Tasmanian Aborigines Want No Tests on Ancestral Remains

A Tasmanian aboriginal group is suing Britain's Museum of Natural History to keep it from conducting tests on bones, teeth and skulls taken from the island, saying Monday that the experiments would desecrate the corpses.

The museum agreed last year to return the bones — mostly obtained during the 1940s — to Australia, but indicated it wanted first to run tests on them, as they represented some of the few remaining pieces of objective data about the region's original inhabitants.

Tasmanians were almost completely exterminated after the 19th-century arrival of white settlers to their island. Out of a population of 4,000, only 200 remained in the 1830s, and the last full-blooded Tasmanian died in 1876. Those who remain today are of mixed descent.

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The Tasmanian Aboriginal Center, which has been awarded custody of the remains, said any tests on the bones would defile the remains of victims of genocide.

"They would never dare to do these experiments to the human remains of Jews or Roma or Scots or Manx Islanders," the center's lawyer, Michael Mansell, said in a statement. "They intend to mutilate our ancestors without our consent."

The museum said would meet with the aboriginal group, but that it would continue to fight the suit, which goes to court on Thursday.

The museum wants to measure, photograph, X-ray and make casts of the bones, along with drilling and shaving off microscopic bits of material from the teeth and skulls to extract genetic material.

The group from Tasmania, a southern island state of Australia, questioned whether the experiments would yield any useful information.

"The Natural History Museum's tests were 'genetic prospecting' which would desecrate the spiritual beliefs of the community from whom the skulls and bones were taken by grave robbery," Mansell said.

Aboriginals believe a soul is in torment unless the body rests in its native land.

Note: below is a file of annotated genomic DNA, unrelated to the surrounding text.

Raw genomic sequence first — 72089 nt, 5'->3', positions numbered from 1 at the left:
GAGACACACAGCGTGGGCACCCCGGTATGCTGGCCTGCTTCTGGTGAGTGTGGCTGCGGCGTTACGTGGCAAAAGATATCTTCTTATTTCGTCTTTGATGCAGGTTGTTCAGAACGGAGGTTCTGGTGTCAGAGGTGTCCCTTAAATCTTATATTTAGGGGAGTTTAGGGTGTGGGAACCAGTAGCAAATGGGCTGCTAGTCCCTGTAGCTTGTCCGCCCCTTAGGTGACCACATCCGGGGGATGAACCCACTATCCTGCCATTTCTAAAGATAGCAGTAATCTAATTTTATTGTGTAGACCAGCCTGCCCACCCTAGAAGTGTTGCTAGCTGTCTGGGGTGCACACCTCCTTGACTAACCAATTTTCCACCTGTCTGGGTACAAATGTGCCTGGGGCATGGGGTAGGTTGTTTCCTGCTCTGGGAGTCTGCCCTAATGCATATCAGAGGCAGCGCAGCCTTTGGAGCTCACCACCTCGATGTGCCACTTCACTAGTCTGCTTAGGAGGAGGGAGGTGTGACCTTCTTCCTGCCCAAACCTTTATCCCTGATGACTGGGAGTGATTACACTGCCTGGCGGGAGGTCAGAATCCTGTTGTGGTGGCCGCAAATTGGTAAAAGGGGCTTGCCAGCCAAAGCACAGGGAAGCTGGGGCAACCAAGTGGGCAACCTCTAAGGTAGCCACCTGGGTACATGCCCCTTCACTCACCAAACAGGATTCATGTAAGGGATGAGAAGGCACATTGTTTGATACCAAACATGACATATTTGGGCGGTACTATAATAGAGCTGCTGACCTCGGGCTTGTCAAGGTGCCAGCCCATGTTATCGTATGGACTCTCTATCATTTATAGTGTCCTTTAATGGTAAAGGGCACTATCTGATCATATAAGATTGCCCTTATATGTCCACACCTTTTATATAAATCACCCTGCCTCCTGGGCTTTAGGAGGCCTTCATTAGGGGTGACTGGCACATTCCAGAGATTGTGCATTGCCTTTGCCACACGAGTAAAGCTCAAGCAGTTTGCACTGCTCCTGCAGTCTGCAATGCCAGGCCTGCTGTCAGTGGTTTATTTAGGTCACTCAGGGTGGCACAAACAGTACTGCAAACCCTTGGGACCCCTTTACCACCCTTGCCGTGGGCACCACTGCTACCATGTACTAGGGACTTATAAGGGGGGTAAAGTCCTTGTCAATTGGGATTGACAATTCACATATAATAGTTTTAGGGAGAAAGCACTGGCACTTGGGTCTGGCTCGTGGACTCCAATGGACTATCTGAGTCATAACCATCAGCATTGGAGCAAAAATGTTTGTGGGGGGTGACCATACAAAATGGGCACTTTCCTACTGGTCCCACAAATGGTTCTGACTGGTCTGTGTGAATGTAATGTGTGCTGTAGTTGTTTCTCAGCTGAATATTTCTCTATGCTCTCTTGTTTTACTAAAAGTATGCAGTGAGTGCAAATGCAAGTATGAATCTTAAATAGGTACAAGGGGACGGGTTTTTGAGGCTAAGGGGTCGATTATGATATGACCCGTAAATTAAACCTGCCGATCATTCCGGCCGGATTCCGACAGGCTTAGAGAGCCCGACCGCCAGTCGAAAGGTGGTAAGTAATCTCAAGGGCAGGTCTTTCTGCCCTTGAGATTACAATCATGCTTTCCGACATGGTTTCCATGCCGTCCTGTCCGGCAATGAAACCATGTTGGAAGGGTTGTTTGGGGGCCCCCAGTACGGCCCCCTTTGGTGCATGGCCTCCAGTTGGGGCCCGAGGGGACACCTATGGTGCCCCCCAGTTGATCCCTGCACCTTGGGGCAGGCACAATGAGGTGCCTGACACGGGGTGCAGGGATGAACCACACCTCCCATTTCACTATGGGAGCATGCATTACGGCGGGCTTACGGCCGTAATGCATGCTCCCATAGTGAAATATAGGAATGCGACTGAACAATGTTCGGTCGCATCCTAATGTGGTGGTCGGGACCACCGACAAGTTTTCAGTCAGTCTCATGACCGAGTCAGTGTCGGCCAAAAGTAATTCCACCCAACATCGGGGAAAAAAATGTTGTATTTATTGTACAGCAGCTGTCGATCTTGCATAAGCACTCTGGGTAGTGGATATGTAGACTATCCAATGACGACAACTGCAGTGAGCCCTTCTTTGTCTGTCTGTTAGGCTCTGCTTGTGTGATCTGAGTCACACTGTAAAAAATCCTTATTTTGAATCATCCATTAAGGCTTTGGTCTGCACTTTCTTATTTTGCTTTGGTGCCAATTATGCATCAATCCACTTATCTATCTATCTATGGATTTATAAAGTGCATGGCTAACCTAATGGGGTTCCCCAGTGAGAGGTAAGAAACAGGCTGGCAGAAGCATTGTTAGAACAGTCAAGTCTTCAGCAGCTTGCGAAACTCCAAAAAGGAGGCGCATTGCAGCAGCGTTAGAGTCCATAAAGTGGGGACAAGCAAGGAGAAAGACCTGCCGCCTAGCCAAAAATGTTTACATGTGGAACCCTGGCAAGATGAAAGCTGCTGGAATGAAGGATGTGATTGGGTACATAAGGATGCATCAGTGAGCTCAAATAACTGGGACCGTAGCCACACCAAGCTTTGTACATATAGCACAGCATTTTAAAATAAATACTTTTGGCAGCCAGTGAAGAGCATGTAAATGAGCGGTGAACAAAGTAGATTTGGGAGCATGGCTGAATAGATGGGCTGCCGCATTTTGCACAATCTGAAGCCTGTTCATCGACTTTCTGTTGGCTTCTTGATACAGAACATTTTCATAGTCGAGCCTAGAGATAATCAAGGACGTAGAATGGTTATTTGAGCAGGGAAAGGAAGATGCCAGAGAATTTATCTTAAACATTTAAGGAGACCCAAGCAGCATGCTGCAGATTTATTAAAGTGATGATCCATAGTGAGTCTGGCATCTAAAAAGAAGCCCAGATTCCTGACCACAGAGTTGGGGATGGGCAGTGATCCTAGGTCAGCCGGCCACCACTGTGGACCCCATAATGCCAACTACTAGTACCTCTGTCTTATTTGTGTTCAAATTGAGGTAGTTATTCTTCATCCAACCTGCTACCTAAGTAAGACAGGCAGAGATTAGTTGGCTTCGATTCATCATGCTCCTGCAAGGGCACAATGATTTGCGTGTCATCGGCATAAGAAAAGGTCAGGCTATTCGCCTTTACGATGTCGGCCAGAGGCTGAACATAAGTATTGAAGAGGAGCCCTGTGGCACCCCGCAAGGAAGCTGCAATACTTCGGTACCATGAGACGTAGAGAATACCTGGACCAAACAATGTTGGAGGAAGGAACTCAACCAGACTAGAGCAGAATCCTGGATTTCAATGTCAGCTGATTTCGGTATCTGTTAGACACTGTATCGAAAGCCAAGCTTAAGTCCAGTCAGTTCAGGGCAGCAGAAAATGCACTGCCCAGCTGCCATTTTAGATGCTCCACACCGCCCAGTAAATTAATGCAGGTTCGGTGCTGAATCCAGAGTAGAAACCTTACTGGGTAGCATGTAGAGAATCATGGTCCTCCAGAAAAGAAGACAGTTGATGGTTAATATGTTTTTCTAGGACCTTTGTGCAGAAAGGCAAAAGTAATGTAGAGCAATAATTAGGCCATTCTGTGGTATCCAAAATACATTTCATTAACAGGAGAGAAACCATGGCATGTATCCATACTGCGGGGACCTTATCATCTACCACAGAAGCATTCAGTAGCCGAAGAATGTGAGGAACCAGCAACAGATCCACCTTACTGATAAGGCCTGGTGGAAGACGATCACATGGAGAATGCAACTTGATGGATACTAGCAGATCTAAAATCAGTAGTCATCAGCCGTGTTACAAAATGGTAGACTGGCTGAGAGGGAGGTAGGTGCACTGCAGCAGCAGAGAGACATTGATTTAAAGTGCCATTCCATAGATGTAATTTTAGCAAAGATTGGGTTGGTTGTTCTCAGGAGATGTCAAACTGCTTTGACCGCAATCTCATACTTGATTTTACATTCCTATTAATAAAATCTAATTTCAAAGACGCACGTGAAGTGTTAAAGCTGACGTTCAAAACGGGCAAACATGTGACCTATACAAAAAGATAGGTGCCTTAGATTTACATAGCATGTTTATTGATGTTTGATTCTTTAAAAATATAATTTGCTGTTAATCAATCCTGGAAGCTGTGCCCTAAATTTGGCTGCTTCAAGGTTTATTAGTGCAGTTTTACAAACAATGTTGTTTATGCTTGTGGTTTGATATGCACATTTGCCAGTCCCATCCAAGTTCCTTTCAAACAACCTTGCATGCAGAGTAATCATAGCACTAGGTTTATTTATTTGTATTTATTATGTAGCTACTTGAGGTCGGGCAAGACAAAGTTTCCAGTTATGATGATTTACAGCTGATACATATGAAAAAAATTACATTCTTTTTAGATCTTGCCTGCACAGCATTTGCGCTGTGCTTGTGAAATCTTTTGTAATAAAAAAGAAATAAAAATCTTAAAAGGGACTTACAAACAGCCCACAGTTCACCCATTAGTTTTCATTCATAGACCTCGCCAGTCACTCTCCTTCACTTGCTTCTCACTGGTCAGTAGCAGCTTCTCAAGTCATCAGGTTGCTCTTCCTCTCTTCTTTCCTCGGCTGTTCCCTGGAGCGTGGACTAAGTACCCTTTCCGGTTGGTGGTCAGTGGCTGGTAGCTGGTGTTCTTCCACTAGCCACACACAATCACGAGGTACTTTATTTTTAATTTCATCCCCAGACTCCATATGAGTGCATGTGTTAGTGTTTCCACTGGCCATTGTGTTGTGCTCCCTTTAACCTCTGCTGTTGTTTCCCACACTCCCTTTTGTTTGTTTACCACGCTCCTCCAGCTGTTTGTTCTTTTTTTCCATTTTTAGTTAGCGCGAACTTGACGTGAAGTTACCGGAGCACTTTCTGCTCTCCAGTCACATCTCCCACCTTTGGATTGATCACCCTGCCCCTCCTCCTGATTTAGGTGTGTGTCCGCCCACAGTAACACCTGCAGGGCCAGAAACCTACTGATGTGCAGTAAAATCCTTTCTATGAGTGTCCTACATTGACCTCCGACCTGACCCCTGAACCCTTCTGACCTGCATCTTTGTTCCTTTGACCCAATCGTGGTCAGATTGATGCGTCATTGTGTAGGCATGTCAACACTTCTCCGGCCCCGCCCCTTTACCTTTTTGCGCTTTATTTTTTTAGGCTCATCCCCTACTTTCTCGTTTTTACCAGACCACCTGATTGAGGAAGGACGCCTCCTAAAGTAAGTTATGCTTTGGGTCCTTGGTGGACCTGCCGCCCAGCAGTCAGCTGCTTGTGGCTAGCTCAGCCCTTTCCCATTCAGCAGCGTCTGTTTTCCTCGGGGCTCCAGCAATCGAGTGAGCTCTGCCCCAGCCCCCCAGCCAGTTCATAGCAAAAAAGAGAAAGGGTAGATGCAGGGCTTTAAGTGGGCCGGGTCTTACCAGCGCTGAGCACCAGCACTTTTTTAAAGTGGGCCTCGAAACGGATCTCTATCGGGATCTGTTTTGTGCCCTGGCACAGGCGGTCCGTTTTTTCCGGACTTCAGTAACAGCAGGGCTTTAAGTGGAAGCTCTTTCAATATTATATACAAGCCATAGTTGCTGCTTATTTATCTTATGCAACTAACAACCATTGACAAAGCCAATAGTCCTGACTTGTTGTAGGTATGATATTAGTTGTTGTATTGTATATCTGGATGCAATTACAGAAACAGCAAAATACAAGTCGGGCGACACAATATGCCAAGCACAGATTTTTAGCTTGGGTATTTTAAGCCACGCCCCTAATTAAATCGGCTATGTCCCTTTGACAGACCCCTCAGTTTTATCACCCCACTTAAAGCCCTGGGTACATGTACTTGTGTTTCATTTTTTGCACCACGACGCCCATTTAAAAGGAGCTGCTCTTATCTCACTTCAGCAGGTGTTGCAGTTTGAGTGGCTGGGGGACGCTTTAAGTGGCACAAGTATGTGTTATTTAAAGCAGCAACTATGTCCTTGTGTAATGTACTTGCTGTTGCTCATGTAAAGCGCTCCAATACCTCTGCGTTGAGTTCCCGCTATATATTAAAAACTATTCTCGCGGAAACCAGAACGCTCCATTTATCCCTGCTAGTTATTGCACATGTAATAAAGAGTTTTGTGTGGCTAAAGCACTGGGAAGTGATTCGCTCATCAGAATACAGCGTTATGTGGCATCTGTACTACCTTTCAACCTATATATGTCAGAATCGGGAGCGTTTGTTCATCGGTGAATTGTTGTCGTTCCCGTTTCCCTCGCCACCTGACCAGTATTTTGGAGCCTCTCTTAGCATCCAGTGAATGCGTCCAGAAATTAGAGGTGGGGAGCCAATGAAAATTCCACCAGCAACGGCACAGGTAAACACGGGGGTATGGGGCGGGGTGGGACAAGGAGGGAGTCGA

The museum has acknowledged that the remains, drawn from 17 individuals, were either looted or taken coercively, but said the aboriginal demands should be weighed against the scientific value of the bones.

"We see the strength of both the (aboriginal) view and the scientific view, and the decision (to conduct tests) is aimed to meet the primary interests of both groups," museum spokesman Claudine Fontana said. "We will be returning these remains permanently, and it is only the information about them that we will keep."

The Natural History Museum has a collection of almost 20,000 human remains, taken from all over the world and dating back 500,000 years. Most were taken from Britain.

Australia's government has backed the aboriginals' argument.

In a letter addressed to the museum and to British Prime Minister Tony Blair, Australian High Commissioner Richard Alston said Friday that the issue was "already causing considerable distress in the community of origin of the remains," and urged a negotiated settlement.

The return of indigenous bones has proven contentious in the United States, where the 1990 Native American Graves Protection and Repatriation Act required all federally funded museums and institutions to return any Native American remains and spiritual objects that could be traced back to Indian nations.

Disputes over the Kennewick Man and the Spirit Cave Man, 9,000 and 10,600 years old respectively, have pitted U.S. archaeologists against American Indian tribes in legal battles.